Tuition fees: what Lib Dem members think now (3 of 3)

by Stephen Tall on January 11, 2011

Lib Dem Voice has polled our members-only forum to discover what Lib Dem members think of various political issues, the Coalition, and the performance of key party figures. Over 660 party members have responded, and we’re publishing the full results over the next few days.

It’s almost three months since Lib Dem Voice last asked party members what they thought about tuition fees. So we asked three questions to gauge members’ views now the dust has settled … a little.

Part I: Demonstrations against the fee rises
Part II: 51% to 49% backing for Coalition’s policy on tuition fees …

Part III: Overwhleming majority still back party policy of scrapping tuition fees

LDV asked: The party’s Federal Policy Committee has confirmed that – irrespective of the Coalition’s stance – “the Liberal Democrat party policy remains to phase out tuition fees”. Do you support the inclusion of this commitment in the party’s next election manifesto?

  • 71% – Support
  • 29% – Oppose
  • (Excluding Other, Don’t know / No opinion 14%)

Though it might seem contradictory for more than half Lib Dem members to back the Coalition’s policy to increase fees at the same time as over 70% back the party’s long-standing policy to scrap fees the logic is clear enough: many felt that the proposals put forward by Nick Clegg and Vince Cable were the best available deal given the current Parliamentary arithmetic, with the Tories and Labour both pro-fees, but would want to scrap fees in the event of the Lib Dems winning a majority.

However, it’s clear from the comments — and, yes, I waded through the hundreds submitted — that very few members think the party can credibly repeat its existing manifesto commitment again in 2015. A high number of commenters, including many who back scrapping fees, argued the party risked turning itself into a laughing stock if it committed to reversing a policy it had helped enact. Many said the manifesto should commit the party to a reduction in fees rather than their complete abolition (other than as a long-term aim).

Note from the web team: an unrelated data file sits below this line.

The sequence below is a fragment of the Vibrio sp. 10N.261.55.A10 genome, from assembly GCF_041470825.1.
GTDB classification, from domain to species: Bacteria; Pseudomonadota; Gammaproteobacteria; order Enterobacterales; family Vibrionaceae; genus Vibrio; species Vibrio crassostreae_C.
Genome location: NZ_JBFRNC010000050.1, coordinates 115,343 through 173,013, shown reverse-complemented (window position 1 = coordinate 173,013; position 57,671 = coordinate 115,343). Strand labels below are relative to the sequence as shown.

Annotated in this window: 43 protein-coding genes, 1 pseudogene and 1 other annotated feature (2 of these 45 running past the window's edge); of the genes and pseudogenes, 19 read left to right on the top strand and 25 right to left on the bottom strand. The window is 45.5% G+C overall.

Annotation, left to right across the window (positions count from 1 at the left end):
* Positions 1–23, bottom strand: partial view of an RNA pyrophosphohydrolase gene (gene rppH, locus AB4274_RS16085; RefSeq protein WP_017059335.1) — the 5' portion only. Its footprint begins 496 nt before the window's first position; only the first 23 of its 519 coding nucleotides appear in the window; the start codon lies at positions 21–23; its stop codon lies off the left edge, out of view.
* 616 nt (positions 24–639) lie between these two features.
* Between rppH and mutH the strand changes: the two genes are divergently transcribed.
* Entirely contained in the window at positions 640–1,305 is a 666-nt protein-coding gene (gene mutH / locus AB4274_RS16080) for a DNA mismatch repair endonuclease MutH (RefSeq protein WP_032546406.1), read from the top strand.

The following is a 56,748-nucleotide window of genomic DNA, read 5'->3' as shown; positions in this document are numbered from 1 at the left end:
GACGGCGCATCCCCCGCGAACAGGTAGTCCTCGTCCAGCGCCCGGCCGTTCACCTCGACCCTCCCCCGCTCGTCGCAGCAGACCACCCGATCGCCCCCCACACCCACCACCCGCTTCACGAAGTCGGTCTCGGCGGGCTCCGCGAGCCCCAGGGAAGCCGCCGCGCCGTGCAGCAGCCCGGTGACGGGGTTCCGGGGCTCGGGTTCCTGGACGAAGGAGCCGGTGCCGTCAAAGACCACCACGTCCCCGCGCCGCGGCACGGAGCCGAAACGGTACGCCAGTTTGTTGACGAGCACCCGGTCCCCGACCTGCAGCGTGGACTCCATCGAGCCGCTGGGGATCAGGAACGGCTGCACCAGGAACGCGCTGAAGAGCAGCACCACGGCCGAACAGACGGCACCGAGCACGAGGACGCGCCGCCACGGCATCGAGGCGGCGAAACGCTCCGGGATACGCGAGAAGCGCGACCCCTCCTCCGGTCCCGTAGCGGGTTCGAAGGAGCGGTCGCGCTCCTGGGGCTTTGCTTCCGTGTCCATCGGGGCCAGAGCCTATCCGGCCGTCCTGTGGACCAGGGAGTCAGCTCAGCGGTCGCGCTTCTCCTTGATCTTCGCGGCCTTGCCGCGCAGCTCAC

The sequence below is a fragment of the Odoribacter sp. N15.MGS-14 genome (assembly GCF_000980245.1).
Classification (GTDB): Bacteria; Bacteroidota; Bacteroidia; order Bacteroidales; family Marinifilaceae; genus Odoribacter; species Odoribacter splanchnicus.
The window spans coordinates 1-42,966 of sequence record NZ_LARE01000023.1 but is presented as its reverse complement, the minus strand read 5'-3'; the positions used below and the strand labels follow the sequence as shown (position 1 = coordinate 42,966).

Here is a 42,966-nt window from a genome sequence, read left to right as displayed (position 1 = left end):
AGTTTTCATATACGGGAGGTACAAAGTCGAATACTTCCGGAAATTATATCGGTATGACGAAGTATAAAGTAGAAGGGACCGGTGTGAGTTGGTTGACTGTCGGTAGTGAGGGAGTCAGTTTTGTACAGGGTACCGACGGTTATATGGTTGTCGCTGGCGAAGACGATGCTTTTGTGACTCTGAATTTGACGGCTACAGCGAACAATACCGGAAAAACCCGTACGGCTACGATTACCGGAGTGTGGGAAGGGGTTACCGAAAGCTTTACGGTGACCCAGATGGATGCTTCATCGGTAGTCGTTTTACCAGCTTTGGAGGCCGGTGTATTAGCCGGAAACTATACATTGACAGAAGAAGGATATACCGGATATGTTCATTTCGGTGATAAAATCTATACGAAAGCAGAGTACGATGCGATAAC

Here’s a sample of party members’ comments:

Within the constraints of Government, we’ve had to find an acceptable alternative. However, as a party, we should all be committed to providing free education.

Support, but please make it clear that we can only do what is within our power to do this, and that whilst an important issue, we’re far from a single issue party on this.

Bringing fees down should be a sign of a progressive society.

The next manifesto should be more clear about this being a long-term goal. The specific objective for the next parliament should be to reduce fees.

… if it’s in our manifesto and we again end up in a coalition as a minority partner we would not be able to implement it -let’s not get hoist with our own petard again!

If there is one way to make ourselves a bigger laughing stock on this issue than we already are, this has to be it. The party needs to grow up and face reality.